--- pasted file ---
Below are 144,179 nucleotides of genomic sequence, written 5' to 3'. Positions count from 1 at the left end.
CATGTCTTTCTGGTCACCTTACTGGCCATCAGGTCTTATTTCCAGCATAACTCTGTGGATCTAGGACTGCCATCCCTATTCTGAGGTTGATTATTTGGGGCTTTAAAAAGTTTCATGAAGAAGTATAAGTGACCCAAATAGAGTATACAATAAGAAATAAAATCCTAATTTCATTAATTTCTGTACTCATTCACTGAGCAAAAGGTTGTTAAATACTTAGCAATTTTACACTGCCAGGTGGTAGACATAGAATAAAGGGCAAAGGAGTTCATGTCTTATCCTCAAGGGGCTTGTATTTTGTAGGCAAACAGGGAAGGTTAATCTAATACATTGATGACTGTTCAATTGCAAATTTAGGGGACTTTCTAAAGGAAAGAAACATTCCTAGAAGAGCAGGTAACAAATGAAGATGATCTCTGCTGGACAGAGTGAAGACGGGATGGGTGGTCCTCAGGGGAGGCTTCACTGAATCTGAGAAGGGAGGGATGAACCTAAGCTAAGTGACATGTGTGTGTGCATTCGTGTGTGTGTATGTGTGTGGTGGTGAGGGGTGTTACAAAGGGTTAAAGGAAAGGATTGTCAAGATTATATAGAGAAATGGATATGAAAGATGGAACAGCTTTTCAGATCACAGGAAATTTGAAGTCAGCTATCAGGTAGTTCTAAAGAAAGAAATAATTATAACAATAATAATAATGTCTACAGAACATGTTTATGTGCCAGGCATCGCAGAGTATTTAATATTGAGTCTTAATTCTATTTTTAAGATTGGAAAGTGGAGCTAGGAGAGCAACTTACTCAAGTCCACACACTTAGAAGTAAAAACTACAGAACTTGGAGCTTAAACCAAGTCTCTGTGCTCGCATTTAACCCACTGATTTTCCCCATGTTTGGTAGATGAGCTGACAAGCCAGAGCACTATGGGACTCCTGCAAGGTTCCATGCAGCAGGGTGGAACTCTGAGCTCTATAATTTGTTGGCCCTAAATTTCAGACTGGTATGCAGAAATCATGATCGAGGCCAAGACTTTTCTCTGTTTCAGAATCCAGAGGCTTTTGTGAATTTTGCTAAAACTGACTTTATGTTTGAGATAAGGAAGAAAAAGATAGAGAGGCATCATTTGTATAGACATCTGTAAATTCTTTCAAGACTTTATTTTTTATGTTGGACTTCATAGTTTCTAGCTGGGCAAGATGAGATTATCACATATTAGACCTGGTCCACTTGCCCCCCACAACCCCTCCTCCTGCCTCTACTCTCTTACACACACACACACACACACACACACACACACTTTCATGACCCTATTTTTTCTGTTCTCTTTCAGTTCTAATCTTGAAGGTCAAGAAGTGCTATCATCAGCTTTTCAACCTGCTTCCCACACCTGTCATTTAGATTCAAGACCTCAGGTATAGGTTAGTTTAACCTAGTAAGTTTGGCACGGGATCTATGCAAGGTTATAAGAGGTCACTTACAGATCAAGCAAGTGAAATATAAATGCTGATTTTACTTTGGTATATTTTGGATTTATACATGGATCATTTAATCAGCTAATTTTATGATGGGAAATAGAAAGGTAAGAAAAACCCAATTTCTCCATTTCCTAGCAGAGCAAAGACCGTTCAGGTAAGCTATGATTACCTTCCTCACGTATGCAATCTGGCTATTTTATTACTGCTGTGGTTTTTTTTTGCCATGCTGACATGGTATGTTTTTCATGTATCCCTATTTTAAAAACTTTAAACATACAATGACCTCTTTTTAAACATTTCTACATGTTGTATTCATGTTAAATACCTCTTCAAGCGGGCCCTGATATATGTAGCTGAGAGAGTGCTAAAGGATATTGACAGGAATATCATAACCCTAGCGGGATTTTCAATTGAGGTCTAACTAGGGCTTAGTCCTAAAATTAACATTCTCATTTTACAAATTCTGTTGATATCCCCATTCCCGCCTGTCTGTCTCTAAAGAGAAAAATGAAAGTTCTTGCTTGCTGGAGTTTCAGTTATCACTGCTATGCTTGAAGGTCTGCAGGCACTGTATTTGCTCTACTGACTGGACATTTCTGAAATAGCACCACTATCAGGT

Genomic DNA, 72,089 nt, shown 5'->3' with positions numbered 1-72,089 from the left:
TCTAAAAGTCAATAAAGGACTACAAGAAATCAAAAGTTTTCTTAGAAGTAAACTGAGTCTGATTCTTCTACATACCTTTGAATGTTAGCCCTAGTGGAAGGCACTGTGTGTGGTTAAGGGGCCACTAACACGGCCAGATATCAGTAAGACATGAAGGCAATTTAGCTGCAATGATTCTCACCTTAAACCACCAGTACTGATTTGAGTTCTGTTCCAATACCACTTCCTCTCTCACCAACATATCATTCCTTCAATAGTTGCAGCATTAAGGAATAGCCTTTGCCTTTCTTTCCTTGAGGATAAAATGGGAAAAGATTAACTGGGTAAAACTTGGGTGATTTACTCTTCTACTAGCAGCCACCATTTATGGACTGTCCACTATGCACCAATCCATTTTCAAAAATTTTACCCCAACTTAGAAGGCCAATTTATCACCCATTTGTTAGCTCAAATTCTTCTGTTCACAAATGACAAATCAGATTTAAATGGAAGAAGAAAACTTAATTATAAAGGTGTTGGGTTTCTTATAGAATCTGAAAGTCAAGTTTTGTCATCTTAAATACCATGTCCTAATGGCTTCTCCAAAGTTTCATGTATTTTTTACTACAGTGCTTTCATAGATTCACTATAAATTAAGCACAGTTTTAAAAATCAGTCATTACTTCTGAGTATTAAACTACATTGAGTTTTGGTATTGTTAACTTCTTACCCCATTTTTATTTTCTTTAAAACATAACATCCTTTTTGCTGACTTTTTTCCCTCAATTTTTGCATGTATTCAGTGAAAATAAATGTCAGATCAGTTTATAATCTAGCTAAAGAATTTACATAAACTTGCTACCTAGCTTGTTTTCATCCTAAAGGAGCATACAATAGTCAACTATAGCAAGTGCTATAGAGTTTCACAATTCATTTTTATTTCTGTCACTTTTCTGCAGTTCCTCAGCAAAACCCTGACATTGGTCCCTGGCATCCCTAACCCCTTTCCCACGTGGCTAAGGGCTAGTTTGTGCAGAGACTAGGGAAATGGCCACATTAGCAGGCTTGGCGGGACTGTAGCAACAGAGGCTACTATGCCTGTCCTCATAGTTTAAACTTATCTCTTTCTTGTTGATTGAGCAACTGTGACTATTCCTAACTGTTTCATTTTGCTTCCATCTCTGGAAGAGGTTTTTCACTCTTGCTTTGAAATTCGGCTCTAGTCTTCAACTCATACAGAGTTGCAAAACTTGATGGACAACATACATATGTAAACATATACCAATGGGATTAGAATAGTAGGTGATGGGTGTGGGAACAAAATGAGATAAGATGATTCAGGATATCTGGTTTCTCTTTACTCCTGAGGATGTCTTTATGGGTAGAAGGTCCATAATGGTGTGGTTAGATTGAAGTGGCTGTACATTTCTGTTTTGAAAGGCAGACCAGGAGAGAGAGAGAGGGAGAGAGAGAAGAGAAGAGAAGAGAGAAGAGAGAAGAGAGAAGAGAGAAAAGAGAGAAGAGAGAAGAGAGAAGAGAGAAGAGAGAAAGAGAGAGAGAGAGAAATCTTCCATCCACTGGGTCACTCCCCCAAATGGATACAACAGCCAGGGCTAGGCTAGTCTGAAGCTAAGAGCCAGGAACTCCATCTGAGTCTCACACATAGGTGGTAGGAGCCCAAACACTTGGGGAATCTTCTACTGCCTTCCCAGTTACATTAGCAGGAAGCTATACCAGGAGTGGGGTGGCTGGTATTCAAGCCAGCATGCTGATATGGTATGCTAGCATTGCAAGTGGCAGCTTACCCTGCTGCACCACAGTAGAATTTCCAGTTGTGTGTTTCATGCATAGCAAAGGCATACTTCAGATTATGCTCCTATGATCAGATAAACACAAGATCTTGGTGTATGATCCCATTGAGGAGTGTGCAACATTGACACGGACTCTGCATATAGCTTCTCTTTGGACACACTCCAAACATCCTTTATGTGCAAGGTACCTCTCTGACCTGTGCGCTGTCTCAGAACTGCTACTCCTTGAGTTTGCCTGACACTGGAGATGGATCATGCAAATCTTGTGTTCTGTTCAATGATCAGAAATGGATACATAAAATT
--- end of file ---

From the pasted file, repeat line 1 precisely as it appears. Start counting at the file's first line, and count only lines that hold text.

Below are 144,179 nucleotides of genomic sequence, written 5' to 3'. Positions count from 1 at the left end.